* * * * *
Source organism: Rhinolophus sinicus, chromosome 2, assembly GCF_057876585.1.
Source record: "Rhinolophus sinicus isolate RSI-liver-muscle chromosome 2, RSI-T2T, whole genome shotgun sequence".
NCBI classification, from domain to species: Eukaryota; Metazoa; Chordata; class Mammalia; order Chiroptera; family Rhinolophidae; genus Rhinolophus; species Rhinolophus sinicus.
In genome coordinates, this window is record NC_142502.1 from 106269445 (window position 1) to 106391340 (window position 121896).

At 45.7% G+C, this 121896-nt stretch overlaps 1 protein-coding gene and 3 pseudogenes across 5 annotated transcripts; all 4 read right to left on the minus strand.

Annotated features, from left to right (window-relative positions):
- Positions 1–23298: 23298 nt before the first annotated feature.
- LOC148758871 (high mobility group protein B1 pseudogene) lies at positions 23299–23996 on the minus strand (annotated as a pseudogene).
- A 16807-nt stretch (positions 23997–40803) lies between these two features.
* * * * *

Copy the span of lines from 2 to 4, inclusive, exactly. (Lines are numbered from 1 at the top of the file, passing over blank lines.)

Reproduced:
Source record: "Rhinolophus sinicus isolate RSI-liver-muscle chromosome 2, RSI-T2T, whole genome shotgun sequence".
NCBI classification, from domain to species: Eukaryota; Metazoa; Chordata; class Mammalia; order Chiroptera; family Rhinolophidae; genus Rhinolophus; species Rhinolophus sinicus.
In genome coordinates, this window is record NC_142502.1 from 106269445 (window position 1) to 106391340 (window position 121896).